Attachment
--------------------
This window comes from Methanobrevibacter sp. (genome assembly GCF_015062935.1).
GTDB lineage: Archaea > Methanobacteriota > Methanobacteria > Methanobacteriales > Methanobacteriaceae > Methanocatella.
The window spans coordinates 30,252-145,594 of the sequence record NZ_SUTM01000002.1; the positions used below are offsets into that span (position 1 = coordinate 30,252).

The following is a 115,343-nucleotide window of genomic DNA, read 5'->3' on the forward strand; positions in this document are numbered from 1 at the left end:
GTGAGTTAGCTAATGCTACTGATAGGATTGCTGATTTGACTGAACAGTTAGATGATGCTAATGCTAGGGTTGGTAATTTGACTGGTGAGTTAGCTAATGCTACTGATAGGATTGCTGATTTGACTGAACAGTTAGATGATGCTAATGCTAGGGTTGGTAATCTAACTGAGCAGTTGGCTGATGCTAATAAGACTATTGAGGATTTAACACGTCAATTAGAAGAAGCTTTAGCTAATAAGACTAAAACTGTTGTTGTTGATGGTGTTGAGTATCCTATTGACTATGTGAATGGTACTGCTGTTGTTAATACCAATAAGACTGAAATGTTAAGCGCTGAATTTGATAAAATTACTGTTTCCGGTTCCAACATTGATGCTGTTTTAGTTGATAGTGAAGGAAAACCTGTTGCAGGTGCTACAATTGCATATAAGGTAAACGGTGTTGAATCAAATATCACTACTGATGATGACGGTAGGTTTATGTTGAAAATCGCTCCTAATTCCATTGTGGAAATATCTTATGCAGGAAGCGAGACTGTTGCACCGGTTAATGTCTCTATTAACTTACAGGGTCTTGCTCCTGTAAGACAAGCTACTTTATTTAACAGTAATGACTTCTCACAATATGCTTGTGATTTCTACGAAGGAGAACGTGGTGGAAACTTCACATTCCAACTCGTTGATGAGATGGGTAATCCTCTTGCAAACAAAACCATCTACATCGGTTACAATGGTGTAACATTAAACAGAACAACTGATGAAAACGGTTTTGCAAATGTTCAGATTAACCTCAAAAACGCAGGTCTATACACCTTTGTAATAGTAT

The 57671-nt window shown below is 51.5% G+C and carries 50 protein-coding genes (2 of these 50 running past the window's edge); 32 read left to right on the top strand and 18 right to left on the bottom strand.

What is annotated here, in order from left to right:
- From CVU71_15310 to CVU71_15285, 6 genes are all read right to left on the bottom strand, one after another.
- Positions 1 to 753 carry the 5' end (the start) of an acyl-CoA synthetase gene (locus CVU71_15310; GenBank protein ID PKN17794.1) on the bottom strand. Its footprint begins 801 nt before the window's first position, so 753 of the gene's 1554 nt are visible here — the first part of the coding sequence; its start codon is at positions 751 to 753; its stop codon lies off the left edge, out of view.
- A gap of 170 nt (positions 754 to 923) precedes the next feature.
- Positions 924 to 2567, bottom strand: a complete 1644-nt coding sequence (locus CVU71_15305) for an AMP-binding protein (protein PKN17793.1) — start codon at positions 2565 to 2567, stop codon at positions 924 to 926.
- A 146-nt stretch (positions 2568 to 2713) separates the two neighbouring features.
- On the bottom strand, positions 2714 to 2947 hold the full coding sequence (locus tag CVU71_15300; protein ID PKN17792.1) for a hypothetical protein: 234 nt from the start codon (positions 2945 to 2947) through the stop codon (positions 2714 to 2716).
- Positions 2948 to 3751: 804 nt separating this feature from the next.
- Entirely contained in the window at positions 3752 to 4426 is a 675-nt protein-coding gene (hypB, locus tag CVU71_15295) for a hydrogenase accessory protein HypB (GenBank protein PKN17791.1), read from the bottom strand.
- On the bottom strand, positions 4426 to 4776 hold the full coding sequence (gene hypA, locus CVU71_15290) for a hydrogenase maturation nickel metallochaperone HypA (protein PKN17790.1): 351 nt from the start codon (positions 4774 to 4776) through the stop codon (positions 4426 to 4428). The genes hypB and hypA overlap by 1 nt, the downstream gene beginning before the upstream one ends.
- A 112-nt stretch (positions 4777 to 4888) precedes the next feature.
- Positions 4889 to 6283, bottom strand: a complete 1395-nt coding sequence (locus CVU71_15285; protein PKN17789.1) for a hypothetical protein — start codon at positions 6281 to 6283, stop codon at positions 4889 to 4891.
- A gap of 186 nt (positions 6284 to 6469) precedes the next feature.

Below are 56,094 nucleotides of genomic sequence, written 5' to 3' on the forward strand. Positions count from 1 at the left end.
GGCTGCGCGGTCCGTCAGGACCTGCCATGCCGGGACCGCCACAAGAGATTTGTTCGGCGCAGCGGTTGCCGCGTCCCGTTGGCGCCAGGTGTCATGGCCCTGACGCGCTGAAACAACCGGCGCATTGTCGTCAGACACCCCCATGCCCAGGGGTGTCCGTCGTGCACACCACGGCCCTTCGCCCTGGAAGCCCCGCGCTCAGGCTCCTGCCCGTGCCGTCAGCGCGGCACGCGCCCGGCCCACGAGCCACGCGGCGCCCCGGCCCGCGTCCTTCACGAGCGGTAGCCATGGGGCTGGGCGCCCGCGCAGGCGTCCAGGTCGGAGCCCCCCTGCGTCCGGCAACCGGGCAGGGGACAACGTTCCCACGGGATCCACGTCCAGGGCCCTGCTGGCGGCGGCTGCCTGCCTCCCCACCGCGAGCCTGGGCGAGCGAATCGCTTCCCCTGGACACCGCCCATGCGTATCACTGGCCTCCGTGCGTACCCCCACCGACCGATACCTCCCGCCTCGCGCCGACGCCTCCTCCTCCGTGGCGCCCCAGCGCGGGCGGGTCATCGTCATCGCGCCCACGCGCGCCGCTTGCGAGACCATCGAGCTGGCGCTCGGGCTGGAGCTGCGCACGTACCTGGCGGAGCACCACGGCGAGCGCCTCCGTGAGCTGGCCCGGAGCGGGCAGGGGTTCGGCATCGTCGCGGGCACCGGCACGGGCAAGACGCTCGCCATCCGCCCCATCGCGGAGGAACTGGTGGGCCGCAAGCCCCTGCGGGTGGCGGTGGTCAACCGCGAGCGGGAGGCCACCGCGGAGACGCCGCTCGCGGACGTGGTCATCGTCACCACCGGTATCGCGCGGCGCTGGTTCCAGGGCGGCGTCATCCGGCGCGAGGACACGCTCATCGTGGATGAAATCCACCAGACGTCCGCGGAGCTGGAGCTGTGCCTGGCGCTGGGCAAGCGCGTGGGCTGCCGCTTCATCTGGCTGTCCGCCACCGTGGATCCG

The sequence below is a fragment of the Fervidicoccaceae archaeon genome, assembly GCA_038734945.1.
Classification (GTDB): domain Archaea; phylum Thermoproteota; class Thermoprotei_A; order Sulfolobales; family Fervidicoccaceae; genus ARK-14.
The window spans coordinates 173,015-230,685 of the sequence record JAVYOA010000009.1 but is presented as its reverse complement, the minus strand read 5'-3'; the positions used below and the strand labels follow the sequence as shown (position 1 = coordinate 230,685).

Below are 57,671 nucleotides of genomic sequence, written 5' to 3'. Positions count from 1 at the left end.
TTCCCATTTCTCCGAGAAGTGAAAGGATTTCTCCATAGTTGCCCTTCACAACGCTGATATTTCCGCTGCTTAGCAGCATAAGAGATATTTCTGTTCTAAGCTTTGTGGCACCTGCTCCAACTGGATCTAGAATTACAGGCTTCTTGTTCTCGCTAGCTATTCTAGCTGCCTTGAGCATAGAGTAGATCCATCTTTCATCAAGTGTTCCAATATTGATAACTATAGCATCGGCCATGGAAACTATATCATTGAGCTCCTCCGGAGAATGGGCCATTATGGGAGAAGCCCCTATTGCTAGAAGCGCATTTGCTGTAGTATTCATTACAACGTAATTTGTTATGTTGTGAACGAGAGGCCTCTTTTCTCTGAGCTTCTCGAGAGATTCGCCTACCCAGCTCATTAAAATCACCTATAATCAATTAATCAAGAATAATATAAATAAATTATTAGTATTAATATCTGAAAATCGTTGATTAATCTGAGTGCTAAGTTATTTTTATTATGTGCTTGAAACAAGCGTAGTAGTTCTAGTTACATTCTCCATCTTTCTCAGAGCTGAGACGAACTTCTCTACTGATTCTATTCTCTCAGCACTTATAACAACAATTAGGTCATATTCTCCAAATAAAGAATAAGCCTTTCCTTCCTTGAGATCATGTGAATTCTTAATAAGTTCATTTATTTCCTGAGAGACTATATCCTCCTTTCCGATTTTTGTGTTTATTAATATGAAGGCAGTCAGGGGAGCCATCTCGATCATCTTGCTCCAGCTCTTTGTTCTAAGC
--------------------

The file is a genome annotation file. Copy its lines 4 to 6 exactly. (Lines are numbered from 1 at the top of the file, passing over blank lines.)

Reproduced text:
The following is a 115,343-nucleotide window of genomic DNA, read 5'->3' on the forward strand; positions in this document are numbered from 1 at the left end:
GTGAGTTAGCTAATGCTACTGATAGGATTGCTGATTTGACTGAACAGTTAGATGATGCTAATGCTAGGGTTGGTAATTTGACTGGTGAGTTAGCTAATGCTACTGATAGGATTGCTGATTTGACTGAACAGTTAGATGATGCTAATGCTAGGGTTGGTAATCTAACTGAGCAGTTGGCTGATGCTAATAAGACTATTGAGGATTTAACACGTCAATTAGAAGAAGCTTTAGCTAATAAGACTAAAACTGTTGTTGTTGATGGTGTTGAGTATCCTATTGACTATGTGAATGGTACTGCTGTTGTTAATACCAATAAGACTGAAATGTTAAGCGCTGAATTTGATAAAATTACTGTTTCCGGTTCCAACATTGATGCTGTTTTAGTTGATAGTGAAGGAAAACCTGTTGCAGGTGCTACAATTGCATATAAGGTAAACGGTGTTGAATCAAATATCACTACTGATGATGACGGTAGGTTTATGTTGAAAATCGCTCCTAATTCCATTGTGGAAATATCTTATGCAGGAAGCGAGACTGTTGCACCGGTTAATGTCTCTATTAACTTACAGGGTCTTGCTCCTGTAAGACAAGCTACTTTATTTAACAGTAATGACTTCTCACAATATGCTTGTGATTTCTACGAAGGAGAACGTGGTGGAAACTTCACATTCCAACTCGTTGATGAGATGGGTAATCCTCTTGCAAACAAAACCATCTACATCGGTTACAATGGTGTAACATTAAACAGAACAACTGATGAAAACGGTTTTGCAAATGTTCAGATTAACCTCAAAAACGCAGGTCTATACACCTTTGTAATAGTAT

The 57671-nt window shown below is 51.5% G+C and carries 50 protein-coding genes (2 of these 50 running past the window's edge); 32 read left to right on the top strand and 18 right to left on the bottom strand.